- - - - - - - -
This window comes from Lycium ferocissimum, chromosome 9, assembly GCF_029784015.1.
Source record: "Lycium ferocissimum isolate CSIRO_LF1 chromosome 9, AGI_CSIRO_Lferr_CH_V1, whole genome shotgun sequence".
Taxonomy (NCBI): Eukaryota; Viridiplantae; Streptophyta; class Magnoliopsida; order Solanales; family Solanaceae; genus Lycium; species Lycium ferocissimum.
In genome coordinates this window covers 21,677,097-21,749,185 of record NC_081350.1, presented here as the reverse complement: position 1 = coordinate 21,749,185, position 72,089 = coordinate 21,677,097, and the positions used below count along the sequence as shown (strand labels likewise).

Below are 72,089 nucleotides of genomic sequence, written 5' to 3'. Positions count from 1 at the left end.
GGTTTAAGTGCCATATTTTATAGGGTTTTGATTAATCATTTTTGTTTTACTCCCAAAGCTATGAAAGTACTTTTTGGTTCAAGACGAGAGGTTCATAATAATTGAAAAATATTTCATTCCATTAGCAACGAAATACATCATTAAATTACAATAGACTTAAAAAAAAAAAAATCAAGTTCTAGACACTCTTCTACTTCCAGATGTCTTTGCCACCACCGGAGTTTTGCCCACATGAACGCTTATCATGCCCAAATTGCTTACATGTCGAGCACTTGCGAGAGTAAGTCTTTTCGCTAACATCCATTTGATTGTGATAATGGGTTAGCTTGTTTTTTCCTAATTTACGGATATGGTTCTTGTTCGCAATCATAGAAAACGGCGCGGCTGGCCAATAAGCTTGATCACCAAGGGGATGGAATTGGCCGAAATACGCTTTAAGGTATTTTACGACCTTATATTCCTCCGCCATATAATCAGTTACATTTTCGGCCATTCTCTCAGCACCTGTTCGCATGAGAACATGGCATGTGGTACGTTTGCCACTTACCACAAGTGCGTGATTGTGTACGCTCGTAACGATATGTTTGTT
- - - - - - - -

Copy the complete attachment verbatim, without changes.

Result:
This window comes from Lycium ferocissimum, chromosome 9, assembly GCF_029784015.1.
Source record: "Lycium ferocissimum isolate CSIRO_LF1 chromosome 9, AGI_CSIRO_Lferr_CH_V1, whole genome shotgun sequence".
Taxonomy (NCBI): Eukaryota; Viridiplantae; Streptophyta; class Magnoliopsida; order Solanales; family Solanaceae; genus Lycium; species Lycium ferocissimum.
In genome coordinates this window covers 21,677,097-21,749,185 of record NC_081350.1, presented here as the reverse complement: position 1 = coordinate 21,749,185, position 72,089 = coordinate 21,677,097, and the positions used below count along the sequence as shown (strand labels likewise).

Below are 72,089 nucleotides of genomic sequence, written 5' to 3'. Positions count from 1 at the left end.
GGTTTAAGTGCCATATTTTATAGGGTTTTGATTAATCATTTTTGTTTTACTCCCAAAGCTATGAAAGTACTTTTTGGTTCAAGACGAGAGGTTCATAATAATTGAAAAATATTTCATTCCATTAGCAACGAAATACATCATTAAATTACAATAGACTTAAAAAAAAAAAAATCAAGTTCTAGACACTCTTCTACTTCCAGATGTCTTTGCCACCACCGGAGTTTTGCCCACATGAACGCTTATCATGCCCAAATTGCTTACATGTCGAGCACTTGCGAGAGTAAGTCTTTTCGCTAACATCCATTTGATTGTGATAATGGGTTAGCTTGTTTTTTCCTAATTTACGGATATGGTTCTTGTTCGCAATCATAGAAAACGGCGCGGCTGGCCAATAAGCTTGATCACCAAGGGGATGGAATTGGCCGAAATACGCTTTAAGGTATTTTACGACCTTATATTCCTCCGCCATATAATCAGTTACATTTTCGGCCATTCTCTCAGCACCTGTTCGCATGAGAACATGGCATGTGGTACGTTTGCCACTTACCACAAGTGCGTGATTGTGTACGCTCGTAACGATATGTTTGTT